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Fancy Hoofwork : Bredahl, Meyers Direct Equine Maneuvers in Bid to to Make U. S. Olympic Dressage Team

August, 1984. The Olympic Games, Santa Anita Park

Charlotte Bredahl is with the Danish equestrian team, but not as a rider. Having spent the past five years in the United States, she has been recruited as a translator. She is an expert rider, one of the few Grand Prix-level dressage competitors in the Los Angeles area. But she is not about to bump any members off the Danish team, which is on its way to a silver medal. The United States’ team is not quite at that level yet, however, and a thought can’t help but enter her mind: “When I get my citizenship . . .

Marie Meyers is a face in the crowd, one of many women in the audience who developed a fascination with horses while in her teens, then never let go of it. She and her husband are planning to start a family in the near future, but another thought comes to her as she watches the best in the world: “They make mistakes, too. I can do this . . .

May 1, 1988. United States Equestrian Team Olympic dressage selection event, Los Angeles Equestrian Center, Burbank

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Charlotte Bredahl, Marie Meyers and seven other riders warm up their horses in an adjacent field as the three judges mount their platforms around the competition ring. About 60 people are scattered in the grandstand on one side of the ring, while perhaps 75 others sit around tables under tents in the “VIP” area across the way. Also looking on are about a dozen dogs, some nuzzling each other, others snoozing in the shade of the tables, enjoying the escape from the midday sun.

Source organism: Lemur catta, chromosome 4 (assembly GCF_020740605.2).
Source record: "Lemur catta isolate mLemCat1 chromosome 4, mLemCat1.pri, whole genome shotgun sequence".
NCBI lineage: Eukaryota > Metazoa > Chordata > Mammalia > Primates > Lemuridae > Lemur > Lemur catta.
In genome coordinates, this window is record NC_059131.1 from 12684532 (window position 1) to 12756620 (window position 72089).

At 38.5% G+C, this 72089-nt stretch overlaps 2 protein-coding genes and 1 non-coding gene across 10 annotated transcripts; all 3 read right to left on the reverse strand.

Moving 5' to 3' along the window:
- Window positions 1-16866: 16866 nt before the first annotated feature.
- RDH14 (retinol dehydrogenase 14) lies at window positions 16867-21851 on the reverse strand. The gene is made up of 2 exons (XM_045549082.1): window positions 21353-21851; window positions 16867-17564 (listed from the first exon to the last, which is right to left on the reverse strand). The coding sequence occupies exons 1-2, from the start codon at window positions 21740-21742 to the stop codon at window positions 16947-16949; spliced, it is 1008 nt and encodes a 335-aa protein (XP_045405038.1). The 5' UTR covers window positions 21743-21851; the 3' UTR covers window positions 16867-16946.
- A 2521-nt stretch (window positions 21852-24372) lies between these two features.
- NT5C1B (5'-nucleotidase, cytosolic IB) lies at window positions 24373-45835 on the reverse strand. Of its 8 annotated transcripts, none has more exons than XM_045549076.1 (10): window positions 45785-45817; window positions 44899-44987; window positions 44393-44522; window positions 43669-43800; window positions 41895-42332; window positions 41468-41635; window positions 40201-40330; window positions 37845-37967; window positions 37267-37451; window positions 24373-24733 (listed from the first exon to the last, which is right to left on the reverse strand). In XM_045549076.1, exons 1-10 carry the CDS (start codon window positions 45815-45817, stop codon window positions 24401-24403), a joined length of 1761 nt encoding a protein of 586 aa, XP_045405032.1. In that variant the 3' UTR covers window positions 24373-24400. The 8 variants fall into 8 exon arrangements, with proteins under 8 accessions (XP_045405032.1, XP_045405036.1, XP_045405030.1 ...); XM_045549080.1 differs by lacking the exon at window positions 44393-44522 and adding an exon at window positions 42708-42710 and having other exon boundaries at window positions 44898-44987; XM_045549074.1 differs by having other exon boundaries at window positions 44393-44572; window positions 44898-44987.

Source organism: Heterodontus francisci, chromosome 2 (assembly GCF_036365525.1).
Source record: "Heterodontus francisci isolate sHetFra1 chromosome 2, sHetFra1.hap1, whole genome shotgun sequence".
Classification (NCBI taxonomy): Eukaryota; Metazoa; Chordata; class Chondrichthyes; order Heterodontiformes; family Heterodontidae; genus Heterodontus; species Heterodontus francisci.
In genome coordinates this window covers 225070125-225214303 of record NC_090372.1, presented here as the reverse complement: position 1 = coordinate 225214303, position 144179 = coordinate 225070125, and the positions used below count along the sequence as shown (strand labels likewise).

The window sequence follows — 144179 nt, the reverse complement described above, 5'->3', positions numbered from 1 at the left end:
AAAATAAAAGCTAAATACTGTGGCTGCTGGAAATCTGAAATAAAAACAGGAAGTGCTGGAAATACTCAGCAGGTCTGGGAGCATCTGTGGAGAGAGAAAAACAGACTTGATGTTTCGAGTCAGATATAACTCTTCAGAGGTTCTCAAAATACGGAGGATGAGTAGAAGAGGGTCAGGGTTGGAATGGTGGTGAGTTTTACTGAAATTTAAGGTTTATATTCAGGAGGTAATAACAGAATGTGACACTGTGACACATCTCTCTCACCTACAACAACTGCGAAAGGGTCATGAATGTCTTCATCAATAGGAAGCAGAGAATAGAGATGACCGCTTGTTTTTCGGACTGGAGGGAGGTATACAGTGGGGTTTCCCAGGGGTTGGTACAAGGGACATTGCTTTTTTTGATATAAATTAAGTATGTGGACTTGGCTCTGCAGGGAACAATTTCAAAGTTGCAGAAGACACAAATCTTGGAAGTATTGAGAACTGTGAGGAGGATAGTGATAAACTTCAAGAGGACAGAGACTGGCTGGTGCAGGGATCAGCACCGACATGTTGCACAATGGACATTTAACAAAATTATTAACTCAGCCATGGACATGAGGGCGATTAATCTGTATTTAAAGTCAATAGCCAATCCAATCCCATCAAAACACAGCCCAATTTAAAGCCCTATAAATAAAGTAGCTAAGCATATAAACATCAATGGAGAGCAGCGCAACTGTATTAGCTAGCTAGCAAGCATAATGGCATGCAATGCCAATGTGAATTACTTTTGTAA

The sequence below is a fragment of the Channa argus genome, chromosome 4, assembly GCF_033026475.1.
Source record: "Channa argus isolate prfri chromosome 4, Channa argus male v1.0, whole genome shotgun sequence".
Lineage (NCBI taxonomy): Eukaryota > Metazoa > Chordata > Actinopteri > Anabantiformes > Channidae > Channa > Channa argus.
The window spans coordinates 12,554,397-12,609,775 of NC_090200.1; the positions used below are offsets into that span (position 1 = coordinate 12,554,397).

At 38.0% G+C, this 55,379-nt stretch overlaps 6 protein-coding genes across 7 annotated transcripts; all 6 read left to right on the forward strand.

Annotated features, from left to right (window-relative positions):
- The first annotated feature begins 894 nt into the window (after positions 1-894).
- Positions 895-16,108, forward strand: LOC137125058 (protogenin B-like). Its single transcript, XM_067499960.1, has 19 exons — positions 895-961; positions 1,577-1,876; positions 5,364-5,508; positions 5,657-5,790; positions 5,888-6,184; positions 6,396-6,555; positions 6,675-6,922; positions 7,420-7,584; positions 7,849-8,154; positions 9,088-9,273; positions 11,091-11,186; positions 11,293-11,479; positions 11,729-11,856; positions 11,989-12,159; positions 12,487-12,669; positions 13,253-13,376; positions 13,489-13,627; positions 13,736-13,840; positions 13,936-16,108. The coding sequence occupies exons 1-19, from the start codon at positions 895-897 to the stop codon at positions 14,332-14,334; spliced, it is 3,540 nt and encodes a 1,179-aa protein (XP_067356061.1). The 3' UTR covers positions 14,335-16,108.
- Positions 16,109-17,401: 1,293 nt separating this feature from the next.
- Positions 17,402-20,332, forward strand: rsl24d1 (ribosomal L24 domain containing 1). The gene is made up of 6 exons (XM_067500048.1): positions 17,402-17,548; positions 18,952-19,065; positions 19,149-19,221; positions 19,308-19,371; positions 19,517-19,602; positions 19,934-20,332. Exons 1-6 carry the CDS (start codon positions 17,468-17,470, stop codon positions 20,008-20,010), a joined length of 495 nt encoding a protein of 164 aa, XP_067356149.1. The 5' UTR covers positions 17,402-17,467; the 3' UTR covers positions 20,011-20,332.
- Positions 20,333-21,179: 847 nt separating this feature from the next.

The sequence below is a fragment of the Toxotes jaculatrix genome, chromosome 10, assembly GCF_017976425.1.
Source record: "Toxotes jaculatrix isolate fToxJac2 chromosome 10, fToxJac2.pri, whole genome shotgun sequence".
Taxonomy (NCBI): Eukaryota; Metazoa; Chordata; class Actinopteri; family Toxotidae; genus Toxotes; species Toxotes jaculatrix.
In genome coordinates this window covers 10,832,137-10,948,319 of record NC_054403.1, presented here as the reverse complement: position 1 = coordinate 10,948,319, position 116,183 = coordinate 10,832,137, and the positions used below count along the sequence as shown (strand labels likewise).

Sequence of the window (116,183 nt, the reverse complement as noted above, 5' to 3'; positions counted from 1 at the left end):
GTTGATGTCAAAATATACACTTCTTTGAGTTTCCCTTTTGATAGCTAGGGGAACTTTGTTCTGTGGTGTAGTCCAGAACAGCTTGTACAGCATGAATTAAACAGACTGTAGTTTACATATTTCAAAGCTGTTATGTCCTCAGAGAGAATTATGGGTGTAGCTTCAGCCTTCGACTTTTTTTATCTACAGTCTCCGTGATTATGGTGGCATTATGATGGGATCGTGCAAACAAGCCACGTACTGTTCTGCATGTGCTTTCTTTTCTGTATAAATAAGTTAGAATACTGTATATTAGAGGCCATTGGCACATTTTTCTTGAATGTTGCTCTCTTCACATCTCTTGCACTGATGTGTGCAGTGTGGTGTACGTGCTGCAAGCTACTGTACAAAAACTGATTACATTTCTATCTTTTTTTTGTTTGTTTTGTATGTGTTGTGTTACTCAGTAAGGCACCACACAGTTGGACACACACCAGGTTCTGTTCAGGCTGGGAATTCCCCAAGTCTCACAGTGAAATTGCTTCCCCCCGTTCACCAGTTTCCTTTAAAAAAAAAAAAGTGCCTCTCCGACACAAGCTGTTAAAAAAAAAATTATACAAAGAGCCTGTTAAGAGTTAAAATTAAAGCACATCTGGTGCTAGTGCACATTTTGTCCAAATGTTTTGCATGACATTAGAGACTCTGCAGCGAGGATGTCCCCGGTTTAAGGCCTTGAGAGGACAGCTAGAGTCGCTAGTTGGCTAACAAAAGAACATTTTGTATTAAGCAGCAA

It’s not quite the atmosphere one might expect for a national-level event, but this is no typical Olympic sport. Although practiced for centuries, dressage (rhymes with massage)--the art of training a horse and rider to perform highly disciplined, intricate maneuvers--remains the passion of a small minority of enthusiasts. It’s the Summer Olympics’ equivalent of ice skating’s compulsory figures--those complex patterns that the skaters trace in relative obscurity before they emerge before large crowds to perform their dance-like acrobatics. Except here it’s a horse that must perform pirouettes and neat circles, then execute moves such as the “piaffe,” a cadenced trot in place, or the “half-pass,” which entails going forward and sideways at once by putting hoof across hoof.

A whistle blows and the first competitor rides into the ring--actually a rectangular area 60 x 20 meters, two-thirds the size of a football field. Carole Hoffman of Palos Verdes, aboard a horse named Rembrandt, enters from one end of the rectangle and heads toward the other end, where two of the judges are seated, ready to dictate their scores for each move to assistants seated beside them. Hoffman stops in the middle of the ring, salutes, then begins a nearly 10-minute program that provides no choices--each maneuver, and the sequence, must be done as prescribed.

It’s nervous time.

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Bredahl and her horse, Copenhagen, are scheduled to go fifth.

“He’s tired. It’s got to show,” she says. “They’re going to pick the horses that have the international potential, really good-moving horses. He’s a very nice horse, but he doesn’t have that potential.”

There are few secrets among competitors at this level. It takes years to train a carefully selected horse to perform the Grand Prix tests, and the horse then becomes part of a select society, much as are the riders.

Bredahl gives lessons and trains horses out of a stable adjoining Hidden Hills, the gated community of million-dollar homes and equestrian trails at the southwestern edge of the San Fernando Valley. Meyers gives lessons and trains just a few miles to the north, at Bell Canyon, another gated community where households are likely to include more horses than children.

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“Marie has a good chance,” Bredahl says of Meyers, who will ride sixth.

Hoffman is halfway through her program and, to the uninitiated, she appears to be almost a mannequin in the saddle--it is impossible to detect the subtle pressures applied with the insides of the calves, tiny weight shifts and the slight pulls on the reins that signal the horse to go immediately from one move into another.

Rembrandt launches effortlessly into a “flying change,” a skipping motion across the ring in which the horse, at a canter, leads first with one leg, then the other.